Unusual dance club makes Hispanic immigrants feel at home amid pasture and a family atmosphere.
BY ELAINE DE VALLE
Not too many nightclubs are surrounded by hundreds of grazing cows. Fewer still open their doors at 3 p.m. and offer pony rides for the kids.
But despite the DJ and the dance floor, the disco lights and the cocktails and the live music, Rancho Gaspar is not like a nightclub in any traditional sense.
To begin with, getting there is tricky. It is a bit far -- just off Okeechobee Road west of Florida's Turnpike -- to bask in the glitter and glow of South Beach. And there are just a couple of hand-painted signs -- no neon -- to point you along the junk-lined dirt and gravel road. Once inside, the dress code is way relaxed. Jeans, T-shirts and sneakers or boots are de rigueur at this trendy spot.
And aside from the aforementioned cows, the Hialeah Gardens ranch -- home of the Dade Riding Club, occasional rodeos and equestrian shows -- rents stables to about 20 horses.
But that's just fine with the regulars who have made Rancho Gaspar one of the hottest places to go dancing on Saturday nights and one of the coolest places to hear live music like Grupo Niche, Issac Delgado or Oscar de León. Just ask any of the hundreds of area Hispanics, mostly Cubans, who shook and gyrated and screamed when Manolín, ''El Médico de la Salsa,'' took the stage Sunday afternoon.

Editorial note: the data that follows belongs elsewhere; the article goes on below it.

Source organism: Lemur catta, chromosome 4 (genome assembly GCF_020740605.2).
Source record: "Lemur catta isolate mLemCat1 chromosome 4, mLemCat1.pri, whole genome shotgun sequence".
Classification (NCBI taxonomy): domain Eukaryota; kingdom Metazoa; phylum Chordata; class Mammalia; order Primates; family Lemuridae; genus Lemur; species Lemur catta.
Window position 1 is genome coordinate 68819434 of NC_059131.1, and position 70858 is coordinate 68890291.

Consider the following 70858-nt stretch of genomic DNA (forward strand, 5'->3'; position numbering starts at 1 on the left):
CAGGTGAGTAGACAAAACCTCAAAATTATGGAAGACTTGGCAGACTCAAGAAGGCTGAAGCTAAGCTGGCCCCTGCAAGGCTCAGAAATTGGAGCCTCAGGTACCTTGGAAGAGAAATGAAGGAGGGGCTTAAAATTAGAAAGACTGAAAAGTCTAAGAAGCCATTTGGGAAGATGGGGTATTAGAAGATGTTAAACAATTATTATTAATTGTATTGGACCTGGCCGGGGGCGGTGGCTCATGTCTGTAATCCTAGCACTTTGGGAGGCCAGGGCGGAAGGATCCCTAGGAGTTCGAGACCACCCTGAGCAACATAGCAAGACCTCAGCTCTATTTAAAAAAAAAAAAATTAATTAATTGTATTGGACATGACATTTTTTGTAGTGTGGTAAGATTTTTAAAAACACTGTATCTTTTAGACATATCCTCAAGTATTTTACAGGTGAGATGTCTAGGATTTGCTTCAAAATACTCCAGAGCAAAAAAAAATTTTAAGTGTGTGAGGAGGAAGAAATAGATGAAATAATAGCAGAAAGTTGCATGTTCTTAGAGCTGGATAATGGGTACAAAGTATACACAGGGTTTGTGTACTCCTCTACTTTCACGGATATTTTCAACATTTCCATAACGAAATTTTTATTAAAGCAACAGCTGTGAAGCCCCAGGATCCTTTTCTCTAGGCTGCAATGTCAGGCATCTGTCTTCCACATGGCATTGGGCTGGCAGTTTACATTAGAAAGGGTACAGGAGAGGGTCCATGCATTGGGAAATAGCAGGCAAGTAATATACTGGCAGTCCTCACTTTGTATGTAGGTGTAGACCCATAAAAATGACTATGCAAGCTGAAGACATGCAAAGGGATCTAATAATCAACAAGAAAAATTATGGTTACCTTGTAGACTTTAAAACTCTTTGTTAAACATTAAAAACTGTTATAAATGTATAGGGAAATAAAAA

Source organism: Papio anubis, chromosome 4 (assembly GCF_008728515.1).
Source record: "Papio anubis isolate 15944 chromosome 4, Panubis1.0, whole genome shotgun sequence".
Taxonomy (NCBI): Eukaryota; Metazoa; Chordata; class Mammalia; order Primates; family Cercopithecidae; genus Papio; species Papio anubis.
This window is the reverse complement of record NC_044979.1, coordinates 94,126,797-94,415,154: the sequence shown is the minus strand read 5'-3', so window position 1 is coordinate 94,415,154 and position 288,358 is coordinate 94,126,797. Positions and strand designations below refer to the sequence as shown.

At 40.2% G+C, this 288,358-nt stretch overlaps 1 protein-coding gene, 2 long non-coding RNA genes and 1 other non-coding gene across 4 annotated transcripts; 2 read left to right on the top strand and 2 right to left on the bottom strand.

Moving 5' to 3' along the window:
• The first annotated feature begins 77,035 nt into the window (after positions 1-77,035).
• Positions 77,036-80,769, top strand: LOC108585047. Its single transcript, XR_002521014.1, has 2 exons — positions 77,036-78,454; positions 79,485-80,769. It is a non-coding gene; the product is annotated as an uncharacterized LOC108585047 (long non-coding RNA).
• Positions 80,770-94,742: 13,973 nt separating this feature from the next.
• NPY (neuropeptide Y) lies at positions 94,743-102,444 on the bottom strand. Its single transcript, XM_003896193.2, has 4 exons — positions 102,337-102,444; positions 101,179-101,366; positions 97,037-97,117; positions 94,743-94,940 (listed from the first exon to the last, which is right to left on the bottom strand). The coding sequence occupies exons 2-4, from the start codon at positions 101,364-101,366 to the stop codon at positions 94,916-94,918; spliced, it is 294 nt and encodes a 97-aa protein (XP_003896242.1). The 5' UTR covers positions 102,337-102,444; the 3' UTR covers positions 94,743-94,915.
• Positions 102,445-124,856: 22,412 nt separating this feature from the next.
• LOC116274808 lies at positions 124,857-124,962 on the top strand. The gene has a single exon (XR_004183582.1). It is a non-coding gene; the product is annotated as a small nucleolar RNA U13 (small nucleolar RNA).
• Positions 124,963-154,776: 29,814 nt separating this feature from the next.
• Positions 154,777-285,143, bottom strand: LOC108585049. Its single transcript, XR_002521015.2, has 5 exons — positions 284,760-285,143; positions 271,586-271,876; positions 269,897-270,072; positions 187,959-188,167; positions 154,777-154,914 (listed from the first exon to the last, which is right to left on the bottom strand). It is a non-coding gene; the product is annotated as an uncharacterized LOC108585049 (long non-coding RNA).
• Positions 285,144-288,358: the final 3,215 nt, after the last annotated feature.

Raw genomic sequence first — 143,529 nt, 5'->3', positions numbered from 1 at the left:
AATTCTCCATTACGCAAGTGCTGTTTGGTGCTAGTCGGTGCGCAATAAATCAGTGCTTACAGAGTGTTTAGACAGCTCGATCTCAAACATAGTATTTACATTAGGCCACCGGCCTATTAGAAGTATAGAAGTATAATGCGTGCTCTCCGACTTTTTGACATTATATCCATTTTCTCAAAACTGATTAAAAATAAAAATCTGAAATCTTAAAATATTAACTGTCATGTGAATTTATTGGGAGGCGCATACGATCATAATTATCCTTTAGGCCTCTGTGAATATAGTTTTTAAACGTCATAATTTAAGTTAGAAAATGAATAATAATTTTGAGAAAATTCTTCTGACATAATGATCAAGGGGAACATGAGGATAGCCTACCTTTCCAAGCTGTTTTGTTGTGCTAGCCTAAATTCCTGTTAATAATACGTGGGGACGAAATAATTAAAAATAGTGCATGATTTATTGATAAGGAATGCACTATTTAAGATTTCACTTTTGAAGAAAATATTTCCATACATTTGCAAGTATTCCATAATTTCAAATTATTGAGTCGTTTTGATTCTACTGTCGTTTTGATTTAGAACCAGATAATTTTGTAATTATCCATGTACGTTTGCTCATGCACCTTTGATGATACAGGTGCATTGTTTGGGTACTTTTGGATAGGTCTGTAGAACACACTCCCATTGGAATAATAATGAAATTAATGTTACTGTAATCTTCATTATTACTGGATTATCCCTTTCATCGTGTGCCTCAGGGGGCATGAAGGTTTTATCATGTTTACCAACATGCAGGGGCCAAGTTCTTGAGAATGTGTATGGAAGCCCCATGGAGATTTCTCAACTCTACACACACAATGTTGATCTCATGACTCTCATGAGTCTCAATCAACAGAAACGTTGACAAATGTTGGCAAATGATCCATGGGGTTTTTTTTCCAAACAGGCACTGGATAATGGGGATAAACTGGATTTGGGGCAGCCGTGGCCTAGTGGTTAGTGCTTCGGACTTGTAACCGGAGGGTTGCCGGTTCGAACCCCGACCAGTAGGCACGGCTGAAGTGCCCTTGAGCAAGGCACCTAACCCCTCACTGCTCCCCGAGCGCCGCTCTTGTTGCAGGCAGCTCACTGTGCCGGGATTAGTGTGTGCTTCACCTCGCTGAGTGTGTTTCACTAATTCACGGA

''This is a better atmosphere than a smoky nightclub,'' said Leticia Solorzna, 41, who took her husband to see the show and her 3-year-old grandson to see the horses.
''In Costa Rica, there is a lot of this,'' she said, waving her arms around at the families taking turns eating and dancing at nearby tables.
Indeed, many people told The Herald that the place brings back memories of home.
''I feel like I'm in a concert in the central park of Havana,'' said Junior Moreno, 30, a rafter who came to Miami 10 years ago and now sells cellular phones. It was his first time to Rancho Gaspar, but most likely not his last.
''Look around,'' he said, wide-eyed, as if he had found the promised land. ``You're in Cuba.''
Even the musicians say the venue provides them a taste of home.
`CLOSER TO THE HEAT'
''Here, we are closer to the heat of the Cuban people,'' said Luis Bu, the arranger for Manolín's group.
''People like this because it reminds them of the carnivals in Cuba, or La Tropical or La Piragua,'' he said, naming famous open-air clubs in Havana.
Manolín himself recorded his last album at the property, as did another Cuban group, La Charanga Habanera. He just returned last week from a whirlwind tour in Europe.
''And I came straight to Rancho Gaspar. I feel good here,'' he said, poolside at the home of the Olazábal family, who owns the property. He plays other clubs, as well, but he said he feels more at ease on the ranch. Those people only paid $10 a piece to get into Sunday's show. Kids got in free.
People said they liked the intimacy and openness the venue and broad daylight provides.
Musicians mingled with the crowd before the show sipping beer out of plastic cups -- no bottles, that's one of the security rules -- under four ficus trees that shade the playground and swing set where dozens of children scampered about.
Some families brought their own food to lay out on the picnic tables. Others order from the limited menu -- pork and plantains are the staple here. But most people came to dance.